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Displacement and Rehabilitation

Displacement and Rehabilitation

The government's draft National Rehabilitation Policy fails on a number of counts when compared to the document prepared by the National Advisory Council in early 2006.

Displacementand Rehabilitation

A Comparison of Two Policy Drafts

The government’s draft National Rehabilitation Policy fails on a number of counts when compared to the document prepared by the National Advisory Council in early 2006.

SHEKHAR SINGH

T
he ministry of rural development has made public a draft National Rehabilitation Policy (GoI draft), 2006. It comes in the wake of widespread expectation that the government would endorse the draft National Development, Displacement and Rehabilitation Policy (NAC draft) recommended by the National Advisory Council (NAC). The latter was based on a draft policy prepared by a group representing various people’s movements (People’s draft). The NAC web site lists this as the last document forwarded by the council to the government, at the beginning of 2006, before Sonia Gandhi resigned as the chairperson and the body went into suspended animation. Unfortunately, the GoI draft 2006 has little resemblance to the NAC draft and is on the whole a thoroughly unsatisfactory proposal.

A rehabilitation policy can be assessed on the basis of at least five critical tests. First, does it minimise displacement? Second, how comprehensively does it define project-affected people? Third, how just is the compensation package? Fourth, does it prescribe a humane and people-friendly displacement and rehabilitation process? And, fifth, does it contain adequate provisions to ensure that it would be implemented in letter and spirit? Let us apply these five tests to the GoI draft and compare it with the NAC draft.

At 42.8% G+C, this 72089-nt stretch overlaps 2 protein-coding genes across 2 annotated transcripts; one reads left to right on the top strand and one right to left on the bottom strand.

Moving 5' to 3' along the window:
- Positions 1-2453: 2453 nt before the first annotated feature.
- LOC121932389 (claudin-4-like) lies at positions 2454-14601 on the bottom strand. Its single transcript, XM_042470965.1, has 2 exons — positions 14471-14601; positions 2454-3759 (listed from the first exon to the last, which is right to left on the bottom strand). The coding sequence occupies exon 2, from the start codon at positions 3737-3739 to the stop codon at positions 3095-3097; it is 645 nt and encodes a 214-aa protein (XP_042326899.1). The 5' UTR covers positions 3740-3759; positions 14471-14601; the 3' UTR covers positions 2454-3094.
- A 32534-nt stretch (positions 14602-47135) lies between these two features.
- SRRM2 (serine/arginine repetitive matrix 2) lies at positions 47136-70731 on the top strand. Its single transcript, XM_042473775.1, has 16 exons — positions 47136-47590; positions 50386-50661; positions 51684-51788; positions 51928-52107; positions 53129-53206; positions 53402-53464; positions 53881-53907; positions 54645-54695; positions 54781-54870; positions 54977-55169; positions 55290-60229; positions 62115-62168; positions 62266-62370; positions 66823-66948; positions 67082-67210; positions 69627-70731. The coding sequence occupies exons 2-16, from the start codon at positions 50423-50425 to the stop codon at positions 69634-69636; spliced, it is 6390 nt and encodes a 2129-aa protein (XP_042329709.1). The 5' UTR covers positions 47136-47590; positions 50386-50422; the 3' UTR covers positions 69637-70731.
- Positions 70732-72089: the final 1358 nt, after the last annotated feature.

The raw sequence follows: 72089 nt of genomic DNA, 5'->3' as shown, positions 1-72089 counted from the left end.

Minimising Displacement

The GoI draft lists its first objective to be “To minimise displacement and to promote, as far as possible, non-displacing or leastdisplacing alternatives”.1However, having made this politically correct statement, the policy contains little that would operationalise this good intention. It does suggest that a Social Impact Assessment be done “...considering various alternatives” (GoI draft, para 4.2), and that the administrator for resettlement and rehabilitation shall perform, among various other functions, the minimisation of “displacement of persons and to identify non-displacing or least displacing alternatives in consultation with the Requiring Body”.2 However, the policy does not indicate how this is to be done and what means can be used for ensuring compliance. In fact, even this good rhetoric is compromised when one remembers that, in the preamble itself, the GoI draft seeks to assert the state’s “eminent domain” (GoI draft, para 1.1) and persuade that “resettlement” is intrinsic to the development process (GoI draft, para 1.2).